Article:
Friday, May 2, 2008

Interview

PERAK state executive councillor Datuk Ngeh Koo Ham is apologetic that people have failed to reach him on his mobile phone.It wasn’t because he was avoiding the calls, he says. Rather, the calls could have come in when he was busy at work, attending meetings and handling government matters, adds Ngeh, who is also Sitiawan assemblyman.

Send him a text message if you can’t get him, says Ngeh, who heads the state government committee on finance, infrastructure and public utilities, energy and water, and non-Islamic affairs.

On Mondays he usually meets department officials to sort out complaints and related concerns. Tuesday is when the state executive councillors meet the rakyat from morning till evening.
The state executive councillors have their weekly meetings with the Mentri Besar on Wednesdays.

“On Wednesdays, the meetings are literally non-stop. We just pack lunch and carry on, looking through proposals and applications on housing schemes, land and industry.”
On Thursdays, they meet investors and non-governmental organisations, and Fridays, he is supposed to meet his constituents.

How much time do you spend on the computer?

Usually over two hours a day. I’ve set up a blog but I want it to be comprehensive (to include video) before I announce it.

Do you play a musical instrument, dance or sing?

I used to play the guitar a bit. I also sang in the church choir in my younger days.

What kind of music do you listen to?

I like traditional church hymns. I prefer them over contemporary tunes because the traditional hymns were written by people from experience, people who had suffered.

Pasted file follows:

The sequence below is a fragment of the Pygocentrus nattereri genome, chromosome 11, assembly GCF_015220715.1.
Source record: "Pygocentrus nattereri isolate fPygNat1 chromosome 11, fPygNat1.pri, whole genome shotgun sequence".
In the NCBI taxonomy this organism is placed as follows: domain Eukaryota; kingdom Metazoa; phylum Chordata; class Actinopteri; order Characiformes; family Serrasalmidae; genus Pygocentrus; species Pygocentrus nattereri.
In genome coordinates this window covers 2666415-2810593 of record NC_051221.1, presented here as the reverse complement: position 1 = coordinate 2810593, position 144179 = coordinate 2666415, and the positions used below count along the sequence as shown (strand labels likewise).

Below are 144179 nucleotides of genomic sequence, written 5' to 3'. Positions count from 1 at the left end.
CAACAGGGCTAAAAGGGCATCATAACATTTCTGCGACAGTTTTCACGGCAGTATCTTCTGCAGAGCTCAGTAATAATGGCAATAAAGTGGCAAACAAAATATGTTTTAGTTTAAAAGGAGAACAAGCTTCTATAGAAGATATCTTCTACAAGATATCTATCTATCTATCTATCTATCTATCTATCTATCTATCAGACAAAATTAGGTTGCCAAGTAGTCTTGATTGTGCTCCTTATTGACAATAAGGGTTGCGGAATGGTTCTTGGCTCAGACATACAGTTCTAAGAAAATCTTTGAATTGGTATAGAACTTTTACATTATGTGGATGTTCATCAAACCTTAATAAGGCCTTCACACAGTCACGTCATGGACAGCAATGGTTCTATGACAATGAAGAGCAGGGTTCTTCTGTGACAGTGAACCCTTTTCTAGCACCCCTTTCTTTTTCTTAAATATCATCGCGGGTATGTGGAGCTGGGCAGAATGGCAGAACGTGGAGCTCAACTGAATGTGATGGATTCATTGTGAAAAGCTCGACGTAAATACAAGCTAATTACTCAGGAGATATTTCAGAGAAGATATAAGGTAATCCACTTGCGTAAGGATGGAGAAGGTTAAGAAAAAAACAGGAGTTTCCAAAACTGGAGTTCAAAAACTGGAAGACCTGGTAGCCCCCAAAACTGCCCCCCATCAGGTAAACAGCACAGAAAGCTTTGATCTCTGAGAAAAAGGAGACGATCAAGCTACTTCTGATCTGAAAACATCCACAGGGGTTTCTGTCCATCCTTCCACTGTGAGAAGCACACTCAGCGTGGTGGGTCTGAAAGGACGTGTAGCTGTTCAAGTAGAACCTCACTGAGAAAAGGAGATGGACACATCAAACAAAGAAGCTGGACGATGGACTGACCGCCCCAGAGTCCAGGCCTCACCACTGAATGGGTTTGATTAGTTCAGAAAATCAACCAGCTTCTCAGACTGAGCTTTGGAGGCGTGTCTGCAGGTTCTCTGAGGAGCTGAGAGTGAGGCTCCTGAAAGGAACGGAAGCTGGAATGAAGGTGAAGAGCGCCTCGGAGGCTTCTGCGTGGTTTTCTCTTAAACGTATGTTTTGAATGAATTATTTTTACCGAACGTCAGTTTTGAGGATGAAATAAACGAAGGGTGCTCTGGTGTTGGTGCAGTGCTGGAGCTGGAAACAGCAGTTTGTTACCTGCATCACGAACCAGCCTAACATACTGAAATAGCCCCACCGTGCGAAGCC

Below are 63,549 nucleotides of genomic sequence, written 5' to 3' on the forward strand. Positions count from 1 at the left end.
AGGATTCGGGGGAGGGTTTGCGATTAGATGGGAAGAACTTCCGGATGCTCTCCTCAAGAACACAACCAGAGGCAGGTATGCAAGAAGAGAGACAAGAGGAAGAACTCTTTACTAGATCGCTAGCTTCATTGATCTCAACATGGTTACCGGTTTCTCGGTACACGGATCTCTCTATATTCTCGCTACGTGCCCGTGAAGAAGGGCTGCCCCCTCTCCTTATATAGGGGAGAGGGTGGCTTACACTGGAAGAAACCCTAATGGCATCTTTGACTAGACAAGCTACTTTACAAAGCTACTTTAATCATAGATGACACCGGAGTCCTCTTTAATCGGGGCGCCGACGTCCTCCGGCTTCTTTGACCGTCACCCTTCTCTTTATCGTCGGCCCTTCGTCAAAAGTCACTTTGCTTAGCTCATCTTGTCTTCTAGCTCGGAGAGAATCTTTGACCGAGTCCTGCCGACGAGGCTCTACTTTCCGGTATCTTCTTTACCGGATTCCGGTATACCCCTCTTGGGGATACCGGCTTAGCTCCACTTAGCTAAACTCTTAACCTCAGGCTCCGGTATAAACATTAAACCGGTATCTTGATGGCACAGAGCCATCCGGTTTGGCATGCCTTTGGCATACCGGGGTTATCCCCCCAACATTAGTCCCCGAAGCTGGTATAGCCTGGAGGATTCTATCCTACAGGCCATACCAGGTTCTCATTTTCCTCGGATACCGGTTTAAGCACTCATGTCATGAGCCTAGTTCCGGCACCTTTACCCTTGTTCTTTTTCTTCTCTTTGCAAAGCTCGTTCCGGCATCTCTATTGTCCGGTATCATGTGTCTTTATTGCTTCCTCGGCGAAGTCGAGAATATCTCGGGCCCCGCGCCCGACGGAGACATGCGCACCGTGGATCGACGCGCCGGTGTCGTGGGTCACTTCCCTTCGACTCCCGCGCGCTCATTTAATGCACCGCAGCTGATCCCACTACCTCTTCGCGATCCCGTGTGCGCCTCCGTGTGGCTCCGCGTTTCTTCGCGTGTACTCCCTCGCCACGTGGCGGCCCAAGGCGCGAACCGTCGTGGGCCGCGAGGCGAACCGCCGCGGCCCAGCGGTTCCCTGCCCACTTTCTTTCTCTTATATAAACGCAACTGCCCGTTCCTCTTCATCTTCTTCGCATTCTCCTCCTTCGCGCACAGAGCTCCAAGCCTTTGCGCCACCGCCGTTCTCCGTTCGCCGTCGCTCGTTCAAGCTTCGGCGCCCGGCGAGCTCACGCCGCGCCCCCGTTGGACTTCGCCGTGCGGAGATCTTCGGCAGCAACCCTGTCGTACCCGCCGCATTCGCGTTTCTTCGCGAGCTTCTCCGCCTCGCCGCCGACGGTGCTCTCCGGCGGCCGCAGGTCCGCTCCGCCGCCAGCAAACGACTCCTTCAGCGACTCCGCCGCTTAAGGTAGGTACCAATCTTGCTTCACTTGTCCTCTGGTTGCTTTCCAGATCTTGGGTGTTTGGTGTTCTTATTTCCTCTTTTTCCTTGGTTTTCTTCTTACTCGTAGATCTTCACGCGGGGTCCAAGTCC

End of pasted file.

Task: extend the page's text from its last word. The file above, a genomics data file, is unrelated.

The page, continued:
Are you into movies?

No. My parents discouraged it because they felt that a young person could be influenced by film violence. It was only during my university days that I went for a few movies.

What do you read? What was the last book you read?

Contemporary news and periodicals like Time magazine and Aliran, and books on serious matters. The last book I read was Blue Ocean Strategy.

Are you into English Premier League football?

Not at all. I had to prioritise when I was young so that left little room for sports.

What do you play?

Hockey and volleyball during my younger days.

Coffee or tea?

Tea.

What is your usual drink?

I don’t drink.

Smoke?

No.

What languages can you speak?

Malay, English, Mandarin, Hokkien and Foochow.

Do you have a pet?

I keep ornamental tropical fish, mostly for my children.

What car do you drive and how long have you had it?

A Toyota Camry since 2004.

What is your contribution to environmental conservation?

When I stay in a hotel, I minimise replacement of sheets. I make it a point to recycle everything – office paper, envelopes, etc.

Name a person whom you look up to and why?

One person who changed my life was my Standard Four teacher. She not only taught but cared for me. Then there is national tennis player Samuel Tay who was my temporary teacher in SMJK Ayer Tawar. In just three months, he had a great impact on me. I also admire Chen Man Hin and Lim Kit Siang. Kit Siang and Tun Dr Mahathir Mohamad are two dynamic leaders although their political ideologies differ.

What do you like about Malaysia?

We have the best variety of food in the world. Also, there is no harsh weather in Malaysia.

What do you dislike most about Malaysians?

Racial politics.

Which sector in Malaysia would you like to see improvement?

I would like civil service to be efficient. The Government may have good policies but very often it’s the implementation that is the problem.

If there is one thing you can wish for the country, what would that be?

That we would realise we are all Anak Malaysia, and proud to be Malaysians


(Excerpted from The Star, 1 May 2008)

Be Thou My Vision

video

Thursday, May 1, 2008